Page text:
Things I Like About Japan #6: Small Drinks Are Actually Small


Today we have another installment of my long-neglected “Things I Like About Japan” series. One thing I really like about Japan is that small drinks are actually small here. In the US, we’ve become sort of fixated with getting “more for less,” which has led to the somewhat disturbing trend of everything just getting bigger. This can be really frustrating if you just want a little (or a reasonable portion) or something. Especially with soda, should I really be consuming a vat of liquid sugar that’s bigger than my head? I love Coca-Cola more than many things in the world, but still, I think the answer is surely no.

This especially pains me in movie theatres where everything is overpriced *and* huge. At AMC theaters (the second largest cinema chain in North America), for example, the standard small size is 32 ounces, which which you have to pay about $4.25. Why can’t I just have a smaller drink for a more reasonable price? Are you trying to give me diabetes as well as cheat me out of my money? As Inside Scoop SF points out, that “small” drink has 640 calories, more than a McDonald’s Big Mac, enough for an entire meal for some people.

Anyway, in Japan it seems that the opposite is often true—people want smaller portions or things packaged for individuals. This is often best seen by looking at US chains, where you can make a direct comparison. In Japan, Starbucks sells short (8 oz.) sizes of cold drinks like frappuccinos—it doesn’t in the US. (Although you can buy hot drinks in short sizes in the US, you can’t currently buy 8-oz. cold drinks) In Japan, the short size is a common choice. I remember the first time I ordered one, it looked absurdly mini to my American eyes. But the reduced size also helps lower the calorie count on these ridiculously sugary (but also ridiculously delicious) drinks. Other examples abound. The drink in the photo above is a Burger King small in Japan, and it looks more akin to the Burger King kid’s size in the US. You can really see the difference in this photo by Okinawa Soba, which gives you a good side-by-side comparison of McDonalds drink sizes in Japan versus the US.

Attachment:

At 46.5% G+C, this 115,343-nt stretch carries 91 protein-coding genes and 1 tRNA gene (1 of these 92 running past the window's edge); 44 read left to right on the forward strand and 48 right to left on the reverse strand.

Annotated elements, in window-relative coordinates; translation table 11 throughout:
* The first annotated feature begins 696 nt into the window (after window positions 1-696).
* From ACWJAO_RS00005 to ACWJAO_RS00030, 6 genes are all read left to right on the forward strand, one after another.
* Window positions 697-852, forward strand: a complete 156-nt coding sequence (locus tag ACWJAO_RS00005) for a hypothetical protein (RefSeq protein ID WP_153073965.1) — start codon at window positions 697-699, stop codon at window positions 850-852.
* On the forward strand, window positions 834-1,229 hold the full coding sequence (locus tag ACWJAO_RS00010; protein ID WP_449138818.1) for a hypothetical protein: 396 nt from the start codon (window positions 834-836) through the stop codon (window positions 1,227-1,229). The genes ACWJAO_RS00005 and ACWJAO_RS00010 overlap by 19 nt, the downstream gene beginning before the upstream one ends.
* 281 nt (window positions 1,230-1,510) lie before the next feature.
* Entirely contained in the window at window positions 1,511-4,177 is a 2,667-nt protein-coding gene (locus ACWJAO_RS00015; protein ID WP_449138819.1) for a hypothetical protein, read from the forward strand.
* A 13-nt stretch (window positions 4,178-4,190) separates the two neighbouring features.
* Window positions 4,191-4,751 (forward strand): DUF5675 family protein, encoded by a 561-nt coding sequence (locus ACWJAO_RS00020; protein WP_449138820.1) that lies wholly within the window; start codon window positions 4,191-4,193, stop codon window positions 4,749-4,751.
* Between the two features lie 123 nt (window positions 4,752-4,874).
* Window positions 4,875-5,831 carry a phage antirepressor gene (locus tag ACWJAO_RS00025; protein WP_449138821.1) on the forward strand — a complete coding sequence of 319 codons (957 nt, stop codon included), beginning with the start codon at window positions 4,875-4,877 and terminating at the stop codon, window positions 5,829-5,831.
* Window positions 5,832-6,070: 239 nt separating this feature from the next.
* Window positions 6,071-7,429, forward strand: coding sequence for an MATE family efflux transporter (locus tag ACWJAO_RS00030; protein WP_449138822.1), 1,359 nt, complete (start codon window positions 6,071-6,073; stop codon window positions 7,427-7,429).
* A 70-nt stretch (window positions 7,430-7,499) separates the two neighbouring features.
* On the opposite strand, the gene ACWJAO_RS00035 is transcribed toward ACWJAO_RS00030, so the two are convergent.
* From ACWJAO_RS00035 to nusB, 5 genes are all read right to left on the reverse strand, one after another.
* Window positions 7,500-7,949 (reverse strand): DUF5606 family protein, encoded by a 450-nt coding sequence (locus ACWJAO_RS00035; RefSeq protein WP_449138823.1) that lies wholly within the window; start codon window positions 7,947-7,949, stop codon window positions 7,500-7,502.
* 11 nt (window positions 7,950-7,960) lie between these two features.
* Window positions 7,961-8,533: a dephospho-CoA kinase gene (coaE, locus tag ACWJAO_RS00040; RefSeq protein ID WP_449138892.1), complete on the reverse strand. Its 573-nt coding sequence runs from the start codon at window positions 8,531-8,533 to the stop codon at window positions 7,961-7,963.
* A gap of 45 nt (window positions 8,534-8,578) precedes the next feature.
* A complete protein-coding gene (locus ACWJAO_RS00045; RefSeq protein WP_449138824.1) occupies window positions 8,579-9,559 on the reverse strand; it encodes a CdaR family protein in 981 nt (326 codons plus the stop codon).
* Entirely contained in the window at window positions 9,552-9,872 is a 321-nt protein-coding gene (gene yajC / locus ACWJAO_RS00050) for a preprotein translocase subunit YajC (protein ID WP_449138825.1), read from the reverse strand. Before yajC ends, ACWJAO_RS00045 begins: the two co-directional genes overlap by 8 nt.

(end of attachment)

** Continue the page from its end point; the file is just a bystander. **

Photo: AttributionNoncommercialShare Alike Some rights reserved by Okinawa Soba

You know you’re reached the antithesis of a Costco culture when you can buy packages of 2 slices of bread in the grocery store.* That’s right, two slices–just enough for a sandwich or perhaps two bits of toast. I took the photo below at my local supermarket in Motoyawata. Although the package says “8 slices,” that refers to the width of the bread, not the number of slices in the package. Those two slices cost you 100 yen, about US $1.31 at current abysmal exchange rates. (Have I  mentioned that living in Japan can be very expensive?) The standard 8-loaf package was a bit cheaper per slice, but you know, some people prefer to just buy what they need, even if it means spending more money. Or at least they do in Japan—I’m not so sure about the US.


Of course, this is more than a little wasteful in terms of packaging (and boy, do Japanese people love packaging—but that’s a topic for another day). But it gives you an idea of some alternative food marketing regimes.

Anyway, I’m a small person who doesn’t need very much food, and I hate to waste it, so I really like this aspect of Japan. You can still find plentiful amounts of food and drink for reasonable prices, but if you want smaller portions, those are readily available too. To each, his or her own.

* One small note: They do have Costco in Japan, but it’s nowhere near as common a phenomenon as in the US.

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